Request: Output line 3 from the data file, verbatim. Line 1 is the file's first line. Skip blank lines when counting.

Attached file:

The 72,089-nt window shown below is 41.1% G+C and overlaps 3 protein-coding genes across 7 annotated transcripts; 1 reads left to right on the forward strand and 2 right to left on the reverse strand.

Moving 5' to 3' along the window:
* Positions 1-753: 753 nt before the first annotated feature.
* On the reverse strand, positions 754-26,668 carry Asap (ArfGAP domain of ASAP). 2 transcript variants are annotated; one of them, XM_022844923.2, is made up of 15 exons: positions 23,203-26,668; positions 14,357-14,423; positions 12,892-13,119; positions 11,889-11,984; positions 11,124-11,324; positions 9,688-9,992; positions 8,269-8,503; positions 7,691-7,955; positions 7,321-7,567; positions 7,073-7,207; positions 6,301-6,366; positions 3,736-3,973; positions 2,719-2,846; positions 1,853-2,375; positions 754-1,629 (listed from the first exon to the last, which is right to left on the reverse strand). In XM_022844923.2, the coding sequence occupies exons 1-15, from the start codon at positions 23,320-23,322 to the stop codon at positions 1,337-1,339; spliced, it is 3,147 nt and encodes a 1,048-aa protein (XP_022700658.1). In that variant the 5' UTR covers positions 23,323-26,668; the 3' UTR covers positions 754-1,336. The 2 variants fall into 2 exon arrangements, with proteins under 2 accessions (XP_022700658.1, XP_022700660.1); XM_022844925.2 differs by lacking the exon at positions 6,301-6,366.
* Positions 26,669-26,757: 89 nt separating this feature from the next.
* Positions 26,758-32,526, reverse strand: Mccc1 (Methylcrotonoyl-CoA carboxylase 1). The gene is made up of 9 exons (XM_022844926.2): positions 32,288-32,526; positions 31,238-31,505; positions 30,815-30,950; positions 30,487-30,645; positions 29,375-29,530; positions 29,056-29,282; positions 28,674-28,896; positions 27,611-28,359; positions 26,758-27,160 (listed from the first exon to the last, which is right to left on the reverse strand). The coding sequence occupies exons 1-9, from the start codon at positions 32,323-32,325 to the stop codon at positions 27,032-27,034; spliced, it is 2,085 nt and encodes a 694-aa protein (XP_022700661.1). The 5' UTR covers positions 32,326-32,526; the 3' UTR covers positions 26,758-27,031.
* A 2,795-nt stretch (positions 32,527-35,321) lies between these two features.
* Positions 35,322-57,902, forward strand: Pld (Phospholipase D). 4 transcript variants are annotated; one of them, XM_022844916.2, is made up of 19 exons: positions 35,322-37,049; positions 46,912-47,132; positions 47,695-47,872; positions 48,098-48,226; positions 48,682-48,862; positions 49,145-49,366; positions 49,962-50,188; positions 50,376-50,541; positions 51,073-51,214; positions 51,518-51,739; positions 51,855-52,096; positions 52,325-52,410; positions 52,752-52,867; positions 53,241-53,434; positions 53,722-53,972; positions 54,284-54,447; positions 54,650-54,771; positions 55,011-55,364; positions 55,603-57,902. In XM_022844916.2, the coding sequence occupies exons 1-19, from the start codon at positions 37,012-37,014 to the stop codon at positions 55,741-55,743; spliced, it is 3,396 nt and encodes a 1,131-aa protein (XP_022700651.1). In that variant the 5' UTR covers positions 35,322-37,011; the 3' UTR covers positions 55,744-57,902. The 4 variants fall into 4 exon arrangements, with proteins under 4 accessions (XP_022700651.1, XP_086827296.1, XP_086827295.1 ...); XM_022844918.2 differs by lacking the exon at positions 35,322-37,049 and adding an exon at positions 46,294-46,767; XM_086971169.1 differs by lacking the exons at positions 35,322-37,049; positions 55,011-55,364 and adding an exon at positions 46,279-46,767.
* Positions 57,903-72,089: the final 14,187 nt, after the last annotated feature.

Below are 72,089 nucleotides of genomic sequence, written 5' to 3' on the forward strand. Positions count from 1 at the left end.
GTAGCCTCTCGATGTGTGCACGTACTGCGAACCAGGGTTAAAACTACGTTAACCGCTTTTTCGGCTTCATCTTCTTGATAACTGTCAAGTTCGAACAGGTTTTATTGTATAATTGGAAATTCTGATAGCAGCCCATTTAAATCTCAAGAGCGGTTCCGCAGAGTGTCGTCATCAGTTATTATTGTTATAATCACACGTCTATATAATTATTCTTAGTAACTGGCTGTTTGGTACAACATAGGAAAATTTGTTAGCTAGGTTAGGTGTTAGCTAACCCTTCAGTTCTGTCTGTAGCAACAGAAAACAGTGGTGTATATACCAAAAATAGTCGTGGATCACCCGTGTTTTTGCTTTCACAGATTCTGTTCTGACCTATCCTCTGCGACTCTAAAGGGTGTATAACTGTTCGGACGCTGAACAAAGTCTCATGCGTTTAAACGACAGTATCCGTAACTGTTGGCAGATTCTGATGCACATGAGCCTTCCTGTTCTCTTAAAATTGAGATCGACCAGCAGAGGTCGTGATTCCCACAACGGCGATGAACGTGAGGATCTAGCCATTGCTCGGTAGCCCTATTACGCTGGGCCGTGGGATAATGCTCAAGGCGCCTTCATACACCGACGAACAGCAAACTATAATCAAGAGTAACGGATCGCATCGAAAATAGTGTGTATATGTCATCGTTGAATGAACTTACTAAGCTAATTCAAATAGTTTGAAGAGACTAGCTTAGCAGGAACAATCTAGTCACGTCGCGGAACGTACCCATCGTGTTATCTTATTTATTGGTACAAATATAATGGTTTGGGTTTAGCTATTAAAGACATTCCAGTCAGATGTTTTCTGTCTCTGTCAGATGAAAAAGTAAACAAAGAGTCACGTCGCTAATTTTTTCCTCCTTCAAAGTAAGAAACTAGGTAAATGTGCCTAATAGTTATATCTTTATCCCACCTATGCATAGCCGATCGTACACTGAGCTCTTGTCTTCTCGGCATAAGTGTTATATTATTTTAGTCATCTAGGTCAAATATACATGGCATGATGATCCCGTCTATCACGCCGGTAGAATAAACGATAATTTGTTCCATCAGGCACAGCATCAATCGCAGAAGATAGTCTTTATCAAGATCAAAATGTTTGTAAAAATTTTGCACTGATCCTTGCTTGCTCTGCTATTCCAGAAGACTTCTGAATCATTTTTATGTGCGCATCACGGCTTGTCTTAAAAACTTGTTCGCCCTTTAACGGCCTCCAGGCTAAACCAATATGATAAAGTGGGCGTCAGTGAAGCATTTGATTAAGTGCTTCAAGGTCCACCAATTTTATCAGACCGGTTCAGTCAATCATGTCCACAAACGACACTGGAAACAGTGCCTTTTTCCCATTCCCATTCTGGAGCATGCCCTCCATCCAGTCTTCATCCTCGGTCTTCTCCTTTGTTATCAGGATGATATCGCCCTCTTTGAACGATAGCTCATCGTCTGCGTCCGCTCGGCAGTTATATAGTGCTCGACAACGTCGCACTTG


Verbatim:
* Positions 1-753: 753 nt before the first annotated feature.